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Managing People, Managing Conflicts: Key FM Skills

Letting staff know how to achieve the organization's goals helps ensure everyone is rowing in the same direction.

By Karen Kroll  
OTHER PARTS OF THIS ARTICLEPt. 1: Understanding the Value of Continuing Education for Facility Managers Pt. 2: Communication, Management Skills Are Invaluable for FMs Pt. 3: This PagePt. 4: Understanding FM Training and Education Options

Another key responsibility for most facility managers is managing employees and contractors. Again, communication is critical. Facility managers need to share the organization’s objectives, and then let facility staff know how they can help achieve these goals. “If you don’t do this, not everyone will be rowing in the same direction,” Hajduk says.  

Facility managers often need to understand and be able to deploy conflict management skills. It’s not unusual for employees and internal customers to make requests that facilities can’t meet. However, they’re likely to be put off if every request is met with a “no.” One way to build rapport and minimize hard feelings is to limit the times a request is simply declined, Bick says. When possible, try, “We can’t do what you’re asking, but we can do Option A or B,” he adds.  

Organizational skills also come into play. Some facility managers focus on making it through the work orders on their desks. While that may be necessary at times, it’s not efficient or sustainable over the long term. “With planning, you can get more throughput from your team,” says Paul Head, a ProFMI Commission member and senior manager in the construction and real estate advisory practice with consulting firm EY. Solid planning and strong proactive maintenance also can reduce the volume of emergency calls. A simple example: Rather than change a light bulb in one office one day, and then return the next day to change another, check and change all the light bulbs at once, Head notes.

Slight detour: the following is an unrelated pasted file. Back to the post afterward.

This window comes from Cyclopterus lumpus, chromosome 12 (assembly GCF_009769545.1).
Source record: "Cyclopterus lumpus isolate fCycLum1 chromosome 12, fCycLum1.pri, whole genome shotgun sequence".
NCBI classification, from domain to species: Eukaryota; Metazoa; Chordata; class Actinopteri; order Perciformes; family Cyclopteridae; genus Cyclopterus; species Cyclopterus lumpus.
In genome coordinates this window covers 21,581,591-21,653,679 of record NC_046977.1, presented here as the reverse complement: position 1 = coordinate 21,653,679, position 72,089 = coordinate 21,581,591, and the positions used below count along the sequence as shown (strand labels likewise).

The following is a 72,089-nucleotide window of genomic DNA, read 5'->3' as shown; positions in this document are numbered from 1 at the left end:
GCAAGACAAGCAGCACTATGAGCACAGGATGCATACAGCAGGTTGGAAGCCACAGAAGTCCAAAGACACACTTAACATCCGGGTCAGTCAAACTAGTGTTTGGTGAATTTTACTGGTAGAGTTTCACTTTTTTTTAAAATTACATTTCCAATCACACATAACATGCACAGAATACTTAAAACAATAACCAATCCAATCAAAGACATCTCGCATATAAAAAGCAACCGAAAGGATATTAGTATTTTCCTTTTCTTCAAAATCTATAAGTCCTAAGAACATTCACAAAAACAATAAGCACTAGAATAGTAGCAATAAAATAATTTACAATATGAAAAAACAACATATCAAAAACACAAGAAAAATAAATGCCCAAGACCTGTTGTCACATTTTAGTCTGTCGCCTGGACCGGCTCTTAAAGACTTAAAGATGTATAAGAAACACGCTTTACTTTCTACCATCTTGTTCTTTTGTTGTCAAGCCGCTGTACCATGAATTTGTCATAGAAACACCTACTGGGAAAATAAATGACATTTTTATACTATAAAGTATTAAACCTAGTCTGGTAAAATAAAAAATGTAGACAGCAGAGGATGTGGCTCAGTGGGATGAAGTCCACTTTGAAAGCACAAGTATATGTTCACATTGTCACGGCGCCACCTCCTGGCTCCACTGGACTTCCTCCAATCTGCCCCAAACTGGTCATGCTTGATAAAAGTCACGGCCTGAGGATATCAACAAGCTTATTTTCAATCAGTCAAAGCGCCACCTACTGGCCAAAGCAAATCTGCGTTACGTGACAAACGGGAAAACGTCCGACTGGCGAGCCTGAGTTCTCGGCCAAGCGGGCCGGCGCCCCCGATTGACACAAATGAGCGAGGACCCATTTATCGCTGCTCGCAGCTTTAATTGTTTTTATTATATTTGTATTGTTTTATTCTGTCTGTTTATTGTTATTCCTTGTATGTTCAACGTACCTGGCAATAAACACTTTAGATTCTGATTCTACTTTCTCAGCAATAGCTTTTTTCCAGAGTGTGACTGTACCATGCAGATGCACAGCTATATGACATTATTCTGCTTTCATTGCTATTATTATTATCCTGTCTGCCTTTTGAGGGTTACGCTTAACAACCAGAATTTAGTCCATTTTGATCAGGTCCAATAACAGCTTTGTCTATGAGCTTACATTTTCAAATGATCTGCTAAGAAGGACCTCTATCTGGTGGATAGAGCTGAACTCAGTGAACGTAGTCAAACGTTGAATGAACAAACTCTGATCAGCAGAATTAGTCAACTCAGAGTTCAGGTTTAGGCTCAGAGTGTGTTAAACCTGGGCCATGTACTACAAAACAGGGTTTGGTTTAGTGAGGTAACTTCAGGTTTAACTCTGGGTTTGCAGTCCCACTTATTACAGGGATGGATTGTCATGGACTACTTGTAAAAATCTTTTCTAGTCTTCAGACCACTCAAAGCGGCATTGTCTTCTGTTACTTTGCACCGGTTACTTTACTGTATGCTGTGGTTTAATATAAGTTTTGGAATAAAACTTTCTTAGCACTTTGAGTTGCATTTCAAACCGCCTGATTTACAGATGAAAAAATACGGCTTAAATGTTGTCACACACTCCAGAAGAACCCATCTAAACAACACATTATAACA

Most facility managers who oversee several teams should have daily standup meetings and weekly operations meetings to keep on top of projects, Head says. That will help them plan four to six weeks out. 

A lack of solid business skills doesn’t just hurt the facility and its owner. It also can limit facility managers’ career opportunities, Mayfield says. “Many building owners are looking for individuals who can take over the entire operation of their buildings.” Facility managers who acquire most or all of the skills needed to handle the entire range of responsibilities put themselves in position to be those individuals. 

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  posted on 1/24/2019   Article Use Policy

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